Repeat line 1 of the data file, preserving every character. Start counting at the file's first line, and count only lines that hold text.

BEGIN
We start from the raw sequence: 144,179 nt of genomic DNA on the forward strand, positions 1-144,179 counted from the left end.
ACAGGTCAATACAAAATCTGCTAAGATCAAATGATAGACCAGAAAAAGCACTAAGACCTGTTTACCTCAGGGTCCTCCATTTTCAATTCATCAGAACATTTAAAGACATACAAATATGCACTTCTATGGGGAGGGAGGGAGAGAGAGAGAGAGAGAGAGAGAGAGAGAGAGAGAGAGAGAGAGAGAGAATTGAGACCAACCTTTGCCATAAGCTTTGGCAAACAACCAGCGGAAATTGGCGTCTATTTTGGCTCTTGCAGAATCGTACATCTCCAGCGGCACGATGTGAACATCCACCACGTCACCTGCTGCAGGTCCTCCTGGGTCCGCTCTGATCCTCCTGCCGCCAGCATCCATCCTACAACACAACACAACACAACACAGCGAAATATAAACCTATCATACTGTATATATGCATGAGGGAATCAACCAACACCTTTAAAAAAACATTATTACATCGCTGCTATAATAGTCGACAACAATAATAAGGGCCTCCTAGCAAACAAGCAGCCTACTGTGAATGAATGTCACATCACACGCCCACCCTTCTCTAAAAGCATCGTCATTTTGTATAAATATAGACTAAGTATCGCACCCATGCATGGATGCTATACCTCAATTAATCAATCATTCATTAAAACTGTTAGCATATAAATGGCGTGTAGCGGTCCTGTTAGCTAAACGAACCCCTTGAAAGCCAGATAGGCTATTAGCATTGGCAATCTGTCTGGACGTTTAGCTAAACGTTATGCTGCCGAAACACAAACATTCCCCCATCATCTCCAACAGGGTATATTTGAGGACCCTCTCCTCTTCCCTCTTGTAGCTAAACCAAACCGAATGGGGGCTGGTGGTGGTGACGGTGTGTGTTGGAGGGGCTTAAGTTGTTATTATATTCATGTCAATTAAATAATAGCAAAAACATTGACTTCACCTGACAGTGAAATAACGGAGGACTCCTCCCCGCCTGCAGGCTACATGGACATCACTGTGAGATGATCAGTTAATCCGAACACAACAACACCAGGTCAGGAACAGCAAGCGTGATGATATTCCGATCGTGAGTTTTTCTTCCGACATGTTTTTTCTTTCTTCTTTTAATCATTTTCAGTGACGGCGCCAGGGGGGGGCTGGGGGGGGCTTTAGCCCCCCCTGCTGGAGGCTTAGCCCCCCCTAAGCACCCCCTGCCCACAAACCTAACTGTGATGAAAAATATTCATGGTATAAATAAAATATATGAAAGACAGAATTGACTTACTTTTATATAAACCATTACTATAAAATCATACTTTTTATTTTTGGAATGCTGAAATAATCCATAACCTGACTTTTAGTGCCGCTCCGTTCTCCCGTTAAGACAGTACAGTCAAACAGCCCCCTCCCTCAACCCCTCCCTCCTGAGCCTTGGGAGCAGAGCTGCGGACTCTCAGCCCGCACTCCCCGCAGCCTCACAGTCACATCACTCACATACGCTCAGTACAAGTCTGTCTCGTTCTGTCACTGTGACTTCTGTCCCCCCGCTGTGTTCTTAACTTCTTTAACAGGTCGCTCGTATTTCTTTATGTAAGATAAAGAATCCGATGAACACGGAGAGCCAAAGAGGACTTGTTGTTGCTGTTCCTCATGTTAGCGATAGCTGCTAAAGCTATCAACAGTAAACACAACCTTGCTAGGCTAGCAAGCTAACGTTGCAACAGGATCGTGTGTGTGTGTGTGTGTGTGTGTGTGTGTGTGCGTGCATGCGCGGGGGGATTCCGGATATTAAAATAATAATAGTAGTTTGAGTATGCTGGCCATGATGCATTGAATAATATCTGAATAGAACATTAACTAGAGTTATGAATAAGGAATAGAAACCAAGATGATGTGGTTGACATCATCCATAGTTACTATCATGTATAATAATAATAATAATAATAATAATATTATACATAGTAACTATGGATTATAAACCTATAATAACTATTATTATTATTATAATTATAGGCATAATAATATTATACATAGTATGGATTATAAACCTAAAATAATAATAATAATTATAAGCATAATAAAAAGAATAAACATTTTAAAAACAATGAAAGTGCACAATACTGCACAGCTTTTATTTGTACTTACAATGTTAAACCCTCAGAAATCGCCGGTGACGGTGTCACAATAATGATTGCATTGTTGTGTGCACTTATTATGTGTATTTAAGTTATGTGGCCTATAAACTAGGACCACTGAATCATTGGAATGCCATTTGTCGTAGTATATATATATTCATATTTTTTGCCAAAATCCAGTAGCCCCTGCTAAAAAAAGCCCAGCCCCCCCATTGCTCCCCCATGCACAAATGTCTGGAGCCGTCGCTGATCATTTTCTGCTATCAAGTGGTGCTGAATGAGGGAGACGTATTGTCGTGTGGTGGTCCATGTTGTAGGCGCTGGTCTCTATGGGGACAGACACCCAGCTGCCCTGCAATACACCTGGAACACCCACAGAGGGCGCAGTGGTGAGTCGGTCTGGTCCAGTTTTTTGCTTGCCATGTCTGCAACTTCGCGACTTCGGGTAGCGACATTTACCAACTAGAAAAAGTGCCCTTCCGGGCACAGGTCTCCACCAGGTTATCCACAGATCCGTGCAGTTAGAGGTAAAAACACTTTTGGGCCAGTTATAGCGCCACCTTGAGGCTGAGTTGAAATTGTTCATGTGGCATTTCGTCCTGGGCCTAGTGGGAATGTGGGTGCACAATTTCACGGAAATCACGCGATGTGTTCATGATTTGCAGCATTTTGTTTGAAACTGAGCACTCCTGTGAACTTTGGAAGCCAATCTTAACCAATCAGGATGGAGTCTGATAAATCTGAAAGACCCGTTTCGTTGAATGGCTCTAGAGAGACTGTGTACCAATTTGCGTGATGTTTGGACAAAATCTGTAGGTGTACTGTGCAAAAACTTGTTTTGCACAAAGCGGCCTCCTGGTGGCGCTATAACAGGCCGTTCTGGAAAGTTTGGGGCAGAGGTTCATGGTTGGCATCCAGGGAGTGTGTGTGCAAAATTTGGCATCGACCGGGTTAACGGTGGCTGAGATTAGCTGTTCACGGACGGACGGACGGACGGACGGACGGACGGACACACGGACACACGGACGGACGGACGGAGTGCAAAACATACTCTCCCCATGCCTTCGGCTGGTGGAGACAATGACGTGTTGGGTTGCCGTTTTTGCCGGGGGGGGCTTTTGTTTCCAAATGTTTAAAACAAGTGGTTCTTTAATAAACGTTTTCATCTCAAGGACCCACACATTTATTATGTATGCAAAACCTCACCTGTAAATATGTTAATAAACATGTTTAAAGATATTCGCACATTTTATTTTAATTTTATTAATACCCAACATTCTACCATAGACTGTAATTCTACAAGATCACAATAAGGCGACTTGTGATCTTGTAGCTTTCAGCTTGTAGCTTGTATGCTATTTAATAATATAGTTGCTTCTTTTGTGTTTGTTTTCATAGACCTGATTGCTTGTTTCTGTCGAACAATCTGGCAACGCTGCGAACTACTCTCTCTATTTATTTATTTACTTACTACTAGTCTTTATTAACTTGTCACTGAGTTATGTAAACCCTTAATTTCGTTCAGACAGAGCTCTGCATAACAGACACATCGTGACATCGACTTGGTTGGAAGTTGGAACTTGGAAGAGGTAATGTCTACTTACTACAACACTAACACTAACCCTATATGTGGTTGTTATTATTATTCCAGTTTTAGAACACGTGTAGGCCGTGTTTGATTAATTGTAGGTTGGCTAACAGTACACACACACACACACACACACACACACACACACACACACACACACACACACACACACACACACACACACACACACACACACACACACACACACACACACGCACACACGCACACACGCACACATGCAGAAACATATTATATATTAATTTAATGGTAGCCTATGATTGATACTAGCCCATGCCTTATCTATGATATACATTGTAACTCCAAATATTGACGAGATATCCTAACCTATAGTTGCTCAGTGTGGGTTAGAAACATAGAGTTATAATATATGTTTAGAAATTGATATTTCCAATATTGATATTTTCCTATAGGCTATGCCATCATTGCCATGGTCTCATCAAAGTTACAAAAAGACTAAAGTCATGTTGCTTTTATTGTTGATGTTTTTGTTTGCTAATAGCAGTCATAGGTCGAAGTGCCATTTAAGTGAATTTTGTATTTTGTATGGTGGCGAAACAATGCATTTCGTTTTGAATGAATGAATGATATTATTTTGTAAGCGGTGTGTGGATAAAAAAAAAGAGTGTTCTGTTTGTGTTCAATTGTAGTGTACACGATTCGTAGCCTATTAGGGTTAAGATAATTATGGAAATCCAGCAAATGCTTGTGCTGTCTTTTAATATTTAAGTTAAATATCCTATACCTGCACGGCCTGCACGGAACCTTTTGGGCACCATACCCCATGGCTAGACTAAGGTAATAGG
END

We start from the raw sequence: 144,179 nt of genomic DNA on the forward strand, positions 1-144,179 counted from the left end.